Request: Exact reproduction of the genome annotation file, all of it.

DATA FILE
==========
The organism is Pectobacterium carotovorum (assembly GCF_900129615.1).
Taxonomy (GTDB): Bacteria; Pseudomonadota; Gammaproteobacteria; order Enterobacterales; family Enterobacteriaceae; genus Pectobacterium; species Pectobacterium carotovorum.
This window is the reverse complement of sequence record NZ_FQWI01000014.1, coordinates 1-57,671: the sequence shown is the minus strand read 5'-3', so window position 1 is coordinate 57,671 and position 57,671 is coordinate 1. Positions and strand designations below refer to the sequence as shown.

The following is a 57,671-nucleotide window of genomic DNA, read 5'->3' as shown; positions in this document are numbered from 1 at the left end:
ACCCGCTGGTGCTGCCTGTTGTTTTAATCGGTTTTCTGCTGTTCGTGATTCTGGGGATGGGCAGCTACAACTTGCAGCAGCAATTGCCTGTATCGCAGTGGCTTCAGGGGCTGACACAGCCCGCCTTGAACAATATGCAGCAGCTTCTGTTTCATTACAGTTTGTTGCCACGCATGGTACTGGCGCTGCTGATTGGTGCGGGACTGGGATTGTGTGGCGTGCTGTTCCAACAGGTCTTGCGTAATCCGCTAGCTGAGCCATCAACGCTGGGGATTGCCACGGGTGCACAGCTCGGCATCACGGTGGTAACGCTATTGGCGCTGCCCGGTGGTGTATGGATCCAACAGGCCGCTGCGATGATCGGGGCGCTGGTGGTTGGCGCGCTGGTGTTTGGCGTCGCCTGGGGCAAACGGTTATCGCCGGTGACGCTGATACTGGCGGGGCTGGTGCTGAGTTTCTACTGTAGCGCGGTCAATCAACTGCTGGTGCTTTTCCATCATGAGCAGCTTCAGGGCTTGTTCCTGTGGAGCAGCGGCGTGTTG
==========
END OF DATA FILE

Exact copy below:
The organism is Pectobacterium carotovorum (assembly GCF_900129615.1).
Taxonomy (GTDB): Bacteria; Pseudomonadota; Gammaproteobacteria; order Enterobacterales; family Enterobacteriaceae; genus Pectobacterium; species Pectobacterium carotovorum.
This window is the reverse complement of sequence record NZ_FQWI01000014.1, coordinates 1-57,671: the sequence shown is the minus strand read 5'-3', so window position 1 is coordinate 57,671 and position 57,671 is coordinate 1. Positions and strand designations below refer to the sequence as shown.

The following is a 57,671-nucleotide window of genomic DNA, read 5'->3' as shown; positions in this document are numbered from 1 at the left end:
ACCCGCTGGTGCTGCCTGTTGTTTTAATCGGTTTTCTGCTGTTCGTGATTCTGGGGATGGGCAGCTACAACTTGCAGCAGCAATTGCCTGTATCGCAGTGGCTTCAGGGGCTGACACAGCCCGCCTTGAACAATATGCAGCAGCTTCTGTTTCATTACAGTTTGTTGCCACGCATGGTACTGGCGCTGCTGATTGGTGCGGGACTGGGATTGTGTGGCGTGCTGTTCCAACAGGTCTTGCGTAATCCGCTAGCTGAGCCATCAACGCTGGGGATTGCCACGGGTGCACAGCTCGGCATCACGGTGGTAACGCTATTGGCGCTGCCCGGTGGTGTATGGATCCAACAGGCCGCTGCGATGATCGGGGCGCTGGTGGTTGGCGCGCTGGTGTTTGGCGTCGCCTGGGGCAAACGGTTATCGCCGGTGACGCTGATACTGGCGGGGCTGGTGCTGAGTTTCTACTGTAGCGCGGTCAATCAACTGCTGGTGCTTTTCCATCATGAGCAGCTTCAGGGCTTGTTCCTGTGGAGCAGCGGCGTGTTG